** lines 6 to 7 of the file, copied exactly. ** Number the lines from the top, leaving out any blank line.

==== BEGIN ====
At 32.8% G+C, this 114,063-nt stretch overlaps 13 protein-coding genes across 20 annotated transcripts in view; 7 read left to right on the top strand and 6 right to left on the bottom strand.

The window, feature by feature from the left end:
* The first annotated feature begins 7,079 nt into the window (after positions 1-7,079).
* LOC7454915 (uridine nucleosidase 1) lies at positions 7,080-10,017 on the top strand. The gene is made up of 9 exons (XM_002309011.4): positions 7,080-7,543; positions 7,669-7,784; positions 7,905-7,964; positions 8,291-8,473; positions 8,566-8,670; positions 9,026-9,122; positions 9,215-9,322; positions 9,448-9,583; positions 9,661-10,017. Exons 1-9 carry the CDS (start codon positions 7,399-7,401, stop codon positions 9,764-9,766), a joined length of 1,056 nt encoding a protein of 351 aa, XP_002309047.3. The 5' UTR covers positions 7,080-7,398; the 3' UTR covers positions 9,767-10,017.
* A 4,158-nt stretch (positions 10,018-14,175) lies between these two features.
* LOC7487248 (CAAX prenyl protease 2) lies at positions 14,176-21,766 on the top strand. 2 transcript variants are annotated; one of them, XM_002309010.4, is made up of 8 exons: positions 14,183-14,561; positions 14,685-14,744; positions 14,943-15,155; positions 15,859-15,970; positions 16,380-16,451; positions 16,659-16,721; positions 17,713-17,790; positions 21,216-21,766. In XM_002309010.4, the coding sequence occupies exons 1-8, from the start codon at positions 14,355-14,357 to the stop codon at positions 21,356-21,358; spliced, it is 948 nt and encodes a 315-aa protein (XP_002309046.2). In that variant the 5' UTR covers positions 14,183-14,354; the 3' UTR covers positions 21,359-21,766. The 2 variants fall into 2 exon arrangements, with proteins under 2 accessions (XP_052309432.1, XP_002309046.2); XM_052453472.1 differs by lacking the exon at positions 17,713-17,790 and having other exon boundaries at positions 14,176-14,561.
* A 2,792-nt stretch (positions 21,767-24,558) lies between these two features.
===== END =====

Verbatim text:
* LOC7487248 (CAAX prenyl protease 2) lies at positions 14,176-21,766 on the top strand. 2 transcript variants are annotated; one of them, XM_002309010.4, is made up of 8 exons: positions 14,183-14,561; positions 14,685-14,744; positions 14,943-15,155; positions 15,859-15,970; positions 16,380-16,451; positions 16,659-16,721; positions 17,713-17,790; positions 21,216-21,766. In XM_002309010.4, the coding sequence occupies exons 1-8, from the start codon at positions 14,355-14,357 to the stop codon at positions 21,356-21,358; spliced, it is 948 nt and encodes a 315-aa protein (XP_002309046.2). In that variant the 5' UTR covers positions 14,183-14,354; the 3' UTR covers positions 21,359-21,766. The 2 variants fall into 2 exon arrangements, with proteins under 2 accessions (XP_052309432.1, XP_002309046.2); XM_052453472.1 differs by lacking the exon at positions 17,713-17,790 and having other exon boundaries at positions 14,176-14,561.
* A 2,792-nt stretch (positions 21,767-24,558) lies between these two features.